Cultivation in a natural environment without the use of pesticides, fertilizer, or even a hothouse also affects the appearance of citrus fruits. Apparently, there are often black spots and scratches on the skin due to the rain and wind. In general, the Banpeiyus you see on the market have smooth skin, but “scratches are proof that natural cultivation was used and that no pesticides were used,” Nishida-san explains in a clear tone.
In addition, Nishida-san carefully considers the cycle in which trees bear fruit, and doesn’t perform fruit thinning to regulate the number of harvests. “With fruit thinning, the physiology of the tree becomes disordered. Without doing anything, they will reliably produce fruit every two years,” he says. “In years when the trees produce a lot, the fruits are delicious because they have an instinct to compete with each other in flavor. They can be enjoyed just once every two years, but I have to go along with the trees’ natural instincts.” “It is for those who understand this sentiment that I want to deliver these fruits,” he adds.
After graduating from university, Nishida-san had experience working for a major electronics manufacturer. While involved in work with the company’s environmental department, he began to feel contradictions, and came to think about environmental issues. “I began to feel that I wanted to do something more natural and organic,” he says.
After inheriting the orchard, he increased the varieties being cultivated as he reviewed the topography and soil of the mountain, and began to perform multi-variety cultivation. In addition, he adopted a cultivation method that doesn’t use any petroleum products such as vinyl, and doesn’t require the use of any fuel that is needed with hothouse cultivation. Nishida-san, who talks about cherishing the “story” of citrus fruits before eating them, is developing a series of fruit bearing the name “Tsuki Yomi” (Moon-Reading), which expresses the spirit of his cultivation method. He relates that from now on he wants to continue using his original method of farming that is a fusion of natural cultivation standards and protect the value of suitable crops in suitable locations, and continue to consider the diversity of trees and grasses in the area to grow delicious citrus fruit. As I listened to these words, Nishida-san gave me a Banpeiyu. It was profoundly heavy, and reminded me of the natural forces at work in the orchard.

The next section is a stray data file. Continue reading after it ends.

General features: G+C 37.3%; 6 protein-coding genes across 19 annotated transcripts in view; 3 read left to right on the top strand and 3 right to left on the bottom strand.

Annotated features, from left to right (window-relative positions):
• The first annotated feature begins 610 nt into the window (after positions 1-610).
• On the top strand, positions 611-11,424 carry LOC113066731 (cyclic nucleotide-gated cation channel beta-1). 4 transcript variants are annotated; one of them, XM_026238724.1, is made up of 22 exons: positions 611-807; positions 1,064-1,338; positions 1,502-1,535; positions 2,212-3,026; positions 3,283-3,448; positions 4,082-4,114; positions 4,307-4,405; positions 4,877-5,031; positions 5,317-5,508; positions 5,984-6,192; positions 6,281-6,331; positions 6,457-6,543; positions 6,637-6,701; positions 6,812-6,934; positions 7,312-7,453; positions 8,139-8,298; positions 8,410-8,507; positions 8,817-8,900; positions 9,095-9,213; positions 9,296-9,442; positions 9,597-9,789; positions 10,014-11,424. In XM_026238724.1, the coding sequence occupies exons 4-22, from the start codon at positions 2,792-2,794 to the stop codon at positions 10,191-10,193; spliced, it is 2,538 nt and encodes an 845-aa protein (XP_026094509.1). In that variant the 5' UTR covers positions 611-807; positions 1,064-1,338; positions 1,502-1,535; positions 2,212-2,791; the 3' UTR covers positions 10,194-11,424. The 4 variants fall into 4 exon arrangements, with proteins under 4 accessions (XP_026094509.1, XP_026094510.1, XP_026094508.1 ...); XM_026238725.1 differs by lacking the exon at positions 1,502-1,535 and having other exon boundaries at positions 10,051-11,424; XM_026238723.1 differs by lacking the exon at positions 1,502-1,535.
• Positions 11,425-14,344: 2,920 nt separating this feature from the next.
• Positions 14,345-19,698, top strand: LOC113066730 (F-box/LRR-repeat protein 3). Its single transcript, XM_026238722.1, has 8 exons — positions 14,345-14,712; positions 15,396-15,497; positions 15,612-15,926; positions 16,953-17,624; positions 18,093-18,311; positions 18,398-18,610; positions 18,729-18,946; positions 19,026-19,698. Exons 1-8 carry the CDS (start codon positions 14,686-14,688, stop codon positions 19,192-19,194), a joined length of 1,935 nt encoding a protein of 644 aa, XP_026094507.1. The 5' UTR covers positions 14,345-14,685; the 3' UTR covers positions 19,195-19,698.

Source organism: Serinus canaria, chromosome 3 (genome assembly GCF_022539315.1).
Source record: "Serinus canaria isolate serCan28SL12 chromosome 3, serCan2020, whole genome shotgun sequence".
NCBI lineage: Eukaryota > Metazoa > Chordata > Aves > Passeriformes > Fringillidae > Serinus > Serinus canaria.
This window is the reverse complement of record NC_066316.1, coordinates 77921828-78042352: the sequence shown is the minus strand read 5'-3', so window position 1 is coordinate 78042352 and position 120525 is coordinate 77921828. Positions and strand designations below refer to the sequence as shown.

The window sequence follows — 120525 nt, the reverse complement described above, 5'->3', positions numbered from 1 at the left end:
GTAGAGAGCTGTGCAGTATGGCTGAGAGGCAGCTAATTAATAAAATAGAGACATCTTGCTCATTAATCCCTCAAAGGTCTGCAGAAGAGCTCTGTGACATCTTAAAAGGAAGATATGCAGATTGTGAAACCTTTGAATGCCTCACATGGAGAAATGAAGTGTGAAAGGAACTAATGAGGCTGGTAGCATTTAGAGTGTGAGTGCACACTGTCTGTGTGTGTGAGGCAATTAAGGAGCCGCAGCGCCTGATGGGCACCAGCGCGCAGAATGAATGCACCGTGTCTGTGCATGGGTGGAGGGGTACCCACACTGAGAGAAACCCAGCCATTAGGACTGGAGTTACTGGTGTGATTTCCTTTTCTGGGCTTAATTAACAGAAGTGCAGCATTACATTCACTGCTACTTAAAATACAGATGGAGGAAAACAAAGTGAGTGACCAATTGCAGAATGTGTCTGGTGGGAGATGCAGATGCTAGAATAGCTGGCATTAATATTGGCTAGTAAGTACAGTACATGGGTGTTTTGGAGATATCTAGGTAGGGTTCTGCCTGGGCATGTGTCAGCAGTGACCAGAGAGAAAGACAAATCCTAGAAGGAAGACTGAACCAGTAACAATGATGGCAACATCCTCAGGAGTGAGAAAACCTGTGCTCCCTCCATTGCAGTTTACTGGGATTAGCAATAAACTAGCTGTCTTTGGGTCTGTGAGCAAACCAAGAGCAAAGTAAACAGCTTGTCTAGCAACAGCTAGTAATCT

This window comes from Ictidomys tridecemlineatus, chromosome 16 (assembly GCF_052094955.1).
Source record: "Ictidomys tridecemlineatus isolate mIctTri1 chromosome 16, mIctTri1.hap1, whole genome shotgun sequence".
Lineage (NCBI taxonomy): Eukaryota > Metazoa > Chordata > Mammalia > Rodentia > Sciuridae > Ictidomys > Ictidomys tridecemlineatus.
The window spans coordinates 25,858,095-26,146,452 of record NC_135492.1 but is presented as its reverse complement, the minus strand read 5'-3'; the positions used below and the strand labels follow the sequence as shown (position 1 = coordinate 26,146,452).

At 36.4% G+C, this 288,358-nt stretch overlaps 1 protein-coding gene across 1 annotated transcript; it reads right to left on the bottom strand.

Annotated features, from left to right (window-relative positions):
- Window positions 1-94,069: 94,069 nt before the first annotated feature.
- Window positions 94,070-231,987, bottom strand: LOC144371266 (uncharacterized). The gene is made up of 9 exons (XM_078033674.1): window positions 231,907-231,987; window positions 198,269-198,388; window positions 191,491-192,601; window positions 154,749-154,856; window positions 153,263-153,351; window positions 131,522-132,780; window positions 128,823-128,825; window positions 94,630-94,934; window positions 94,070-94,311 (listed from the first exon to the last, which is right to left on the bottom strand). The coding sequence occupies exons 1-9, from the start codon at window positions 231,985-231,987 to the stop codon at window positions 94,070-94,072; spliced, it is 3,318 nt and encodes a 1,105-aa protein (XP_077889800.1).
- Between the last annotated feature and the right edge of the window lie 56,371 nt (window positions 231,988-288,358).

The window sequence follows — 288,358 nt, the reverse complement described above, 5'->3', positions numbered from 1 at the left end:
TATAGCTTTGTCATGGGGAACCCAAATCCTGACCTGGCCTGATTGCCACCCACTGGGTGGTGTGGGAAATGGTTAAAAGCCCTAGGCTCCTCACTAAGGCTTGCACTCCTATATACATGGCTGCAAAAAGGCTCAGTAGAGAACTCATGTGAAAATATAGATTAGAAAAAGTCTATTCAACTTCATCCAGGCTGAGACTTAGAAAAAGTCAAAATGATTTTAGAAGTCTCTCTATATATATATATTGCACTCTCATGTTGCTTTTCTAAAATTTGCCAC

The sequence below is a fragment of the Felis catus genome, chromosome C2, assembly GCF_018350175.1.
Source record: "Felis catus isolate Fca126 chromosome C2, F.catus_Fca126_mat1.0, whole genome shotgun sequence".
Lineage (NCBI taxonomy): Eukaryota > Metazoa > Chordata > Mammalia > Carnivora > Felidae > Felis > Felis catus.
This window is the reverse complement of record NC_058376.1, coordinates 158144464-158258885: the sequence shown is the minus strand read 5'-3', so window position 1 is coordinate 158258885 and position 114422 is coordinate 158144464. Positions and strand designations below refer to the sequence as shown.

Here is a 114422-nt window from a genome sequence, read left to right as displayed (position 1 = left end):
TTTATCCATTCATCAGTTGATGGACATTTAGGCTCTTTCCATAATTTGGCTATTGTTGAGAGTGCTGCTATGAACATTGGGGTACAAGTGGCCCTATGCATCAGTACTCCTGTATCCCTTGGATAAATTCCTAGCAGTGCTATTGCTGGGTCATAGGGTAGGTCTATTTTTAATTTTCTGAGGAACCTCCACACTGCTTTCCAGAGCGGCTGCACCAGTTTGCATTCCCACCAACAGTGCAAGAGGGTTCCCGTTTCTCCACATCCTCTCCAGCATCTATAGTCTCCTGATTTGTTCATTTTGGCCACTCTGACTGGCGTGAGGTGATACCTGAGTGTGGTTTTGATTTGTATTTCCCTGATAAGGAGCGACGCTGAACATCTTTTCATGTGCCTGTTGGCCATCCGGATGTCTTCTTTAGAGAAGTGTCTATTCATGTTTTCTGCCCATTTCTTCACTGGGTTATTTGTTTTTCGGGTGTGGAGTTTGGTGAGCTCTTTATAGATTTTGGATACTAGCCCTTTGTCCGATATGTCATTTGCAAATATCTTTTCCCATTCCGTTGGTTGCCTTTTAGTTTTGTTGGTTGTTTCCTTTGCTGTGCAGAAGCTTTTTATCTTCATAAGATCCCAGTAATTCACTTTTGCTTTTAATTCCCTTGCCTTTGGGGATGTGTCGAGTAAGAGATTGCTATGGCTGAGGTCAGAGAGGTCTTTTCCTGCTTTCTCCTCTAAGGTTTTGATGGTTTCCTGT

At Nishida Orchard, fruit is cultivated in accordance with the rhythm of nature, and as a general rule harvested fruit is sold directly. Nishida-san also puts efforts into processing, and sells items such as juices that are pressed with the skin intact. From the left, blood orange (1 ℓ, 2,300 yen/tax not included), Satsuma mandarin (1 ℓ, 2 000 yen/tax not included)
671-3 Harakura, Gyokutomachi, Tamana district, Kumamoto Prefecture